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Article | Decode Cyber Brief

Changing exposures and risks posed by the Consumer Privacy Act: What you need to know and what lies ahead

By Ashley L Hart , Donna Wilson , Linda Kornfeld and Brandon Reilly | January 18, 2019

While the CCPA will not go into effect until January 1, 2020 at the earliest, it is important for businesses to evaluate the CCPA’s potential risks and exposures alongside their own current privacy and data security policies.
Cyber Risk Management|Risk & Analytics|Insurance Consulting and Technology

With the cybersecurity landscape constantly evolving and changing, the pressure to protect consumer privacy rights is increasing. A reflection of this concern is the California Consumer Privacy Act (CCPA). While the CCPA is not effective until January 1, 2020 at the earliest, it is important for businesses to evaluate the CCPA’s potential risks and exposures alongside their own current privacy and data security policies.

A Californian privacy law seems to appear out of thin air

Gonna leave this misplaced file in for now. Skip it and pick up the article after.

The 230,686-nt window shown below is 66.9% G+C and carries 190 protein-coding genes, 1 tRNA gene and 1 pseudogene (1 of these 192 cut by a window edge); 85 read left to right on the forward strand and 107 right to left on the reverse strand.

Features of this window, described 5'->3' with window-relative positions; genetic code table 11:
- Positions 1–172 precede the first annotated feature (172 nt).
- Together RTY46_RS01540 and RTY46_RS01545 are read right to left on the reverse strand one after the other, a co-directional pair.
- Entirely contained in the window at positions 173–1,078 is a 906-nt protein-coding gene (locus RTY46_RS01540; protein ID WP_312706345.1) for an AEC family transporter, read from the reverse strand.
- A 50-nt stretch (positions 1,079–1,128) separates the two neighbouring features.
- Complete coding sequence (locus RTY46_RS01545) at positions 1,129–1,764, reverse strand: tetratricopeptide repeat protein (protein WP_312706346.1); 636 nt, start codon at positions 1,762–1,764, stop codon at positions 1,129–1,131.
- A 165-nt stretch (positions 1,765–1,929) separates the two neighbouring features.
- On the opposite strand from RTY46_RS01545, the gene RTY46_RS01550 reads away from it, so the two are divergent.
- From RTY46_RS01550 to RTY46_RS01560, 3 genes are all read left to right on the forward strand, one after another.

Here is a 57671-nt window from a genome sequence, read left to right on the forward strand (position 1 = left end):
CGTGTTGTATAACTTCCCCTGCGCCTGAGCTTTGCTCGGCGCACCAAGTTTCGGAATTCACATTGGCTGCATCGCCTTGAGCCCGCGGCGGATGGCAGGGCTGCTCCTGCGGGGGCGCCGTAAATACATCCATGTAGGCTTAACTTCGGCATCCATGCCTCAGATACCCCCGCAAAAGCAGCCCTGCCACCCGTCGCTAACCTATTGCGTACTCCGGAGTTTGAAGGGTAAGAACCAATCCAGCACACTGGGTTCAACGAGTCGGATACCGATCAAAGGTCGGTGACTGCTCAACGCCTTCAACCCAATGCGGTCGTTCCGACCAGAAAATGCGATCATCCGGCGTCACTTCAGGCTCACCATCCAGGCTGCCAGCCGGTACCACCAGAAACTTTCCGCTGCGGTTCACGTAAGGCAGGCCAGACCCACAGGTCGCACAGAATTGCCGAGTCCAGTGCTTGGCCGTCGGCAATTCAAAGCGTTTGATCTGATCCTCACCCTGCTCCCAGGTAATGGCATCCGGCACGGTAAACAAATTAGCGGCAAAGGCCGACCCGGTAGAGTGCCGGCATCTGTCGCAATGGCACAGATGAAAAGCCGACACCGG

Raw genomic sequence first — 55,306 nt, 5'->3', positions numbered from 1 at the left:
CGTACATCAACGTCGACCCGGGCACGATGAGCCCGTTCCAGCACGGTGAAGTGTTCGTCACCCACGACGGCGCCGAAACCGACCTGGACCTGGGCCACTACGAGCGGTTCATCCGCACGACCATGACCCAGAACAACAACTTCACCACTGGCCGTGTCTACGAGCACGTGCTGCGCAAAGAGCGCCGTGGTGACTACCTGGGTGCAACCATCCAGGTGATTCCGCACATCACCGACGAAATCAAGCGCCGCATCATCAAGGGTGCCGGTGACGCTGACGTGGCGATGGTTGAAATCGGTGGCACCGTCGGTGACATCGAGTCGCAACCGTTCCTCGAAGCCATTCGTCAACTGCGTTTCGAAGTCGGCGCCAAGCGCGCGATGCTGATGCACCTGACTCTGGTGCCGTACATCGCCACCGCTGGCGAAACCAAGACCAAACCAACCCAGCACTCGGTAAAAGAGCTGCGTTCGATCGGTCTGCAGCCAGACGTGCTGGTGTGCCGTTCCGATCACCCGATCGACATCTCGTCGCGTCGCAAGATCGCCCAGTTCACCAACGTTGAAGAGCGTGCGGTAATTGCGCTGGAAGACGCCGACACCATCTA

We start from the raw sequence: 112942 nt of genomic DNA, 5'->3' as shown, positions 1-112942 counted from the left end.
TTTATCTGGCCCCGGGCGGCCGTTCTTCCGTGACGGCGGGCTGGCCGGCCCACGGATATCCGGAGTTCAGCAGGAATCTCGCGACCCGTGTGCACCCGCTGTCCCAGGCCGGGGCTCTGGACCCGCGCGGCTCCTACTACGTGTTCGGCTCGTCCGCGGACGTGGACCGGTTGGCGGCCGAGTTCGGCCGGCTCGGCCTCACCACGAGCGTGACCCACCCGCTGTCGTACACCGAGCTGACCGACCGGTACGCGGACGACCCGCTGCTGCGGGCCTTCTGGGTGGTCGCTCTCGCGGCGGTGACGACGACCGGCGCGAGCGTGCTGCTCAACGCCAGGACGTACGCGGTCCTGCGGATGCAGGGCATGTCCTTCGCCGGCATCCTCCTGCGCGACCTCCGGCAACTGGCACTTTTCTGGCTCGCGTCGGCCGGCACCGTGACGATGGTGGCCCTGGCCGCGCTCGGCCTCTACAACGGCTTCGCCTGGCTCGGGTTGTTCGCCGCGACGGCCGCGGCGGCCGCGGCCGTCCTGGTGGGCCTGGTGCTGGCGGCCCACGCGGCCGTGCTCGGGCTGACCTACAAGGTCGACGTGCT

You can be forgiven, if the feverish buildup to the May 25, 2018 deadline for compliance with the European Union’s General Data Protection Regulation (GDPR) made you miss the announcement of the California Consumer Personal Information Disclosure and Sale Initiative in late 2017. The campaign to use California’s unique ballot initiative system to create an omnibus privacy law began relatively quietly, but before we knew it, the initiative’s proponent, real estate developer Alistair MacTaggart, had submitted double the signatures required to qualify for the November ballot and in the same month that GDPR went online.

What happened next was a hurried attempt by legislators, privacy advocates, and business interests address the concerns that gave rise to the initiative before it was placed on the ballot. In a matter of only a few weeks, state legislators raced to draft a legislative version of the initiative in time for the June 28 ballot deadline, the date after which ballot initiatives are locked for November. Prior to that date, MacTaggart and his campaign retained the discretion to withdraw the initiative in favor of an acceptable legislative alternative. A deal was reached on June 22, and the CCPA was passed and signed by Governor Jerry Bn just before the June 28 deadline.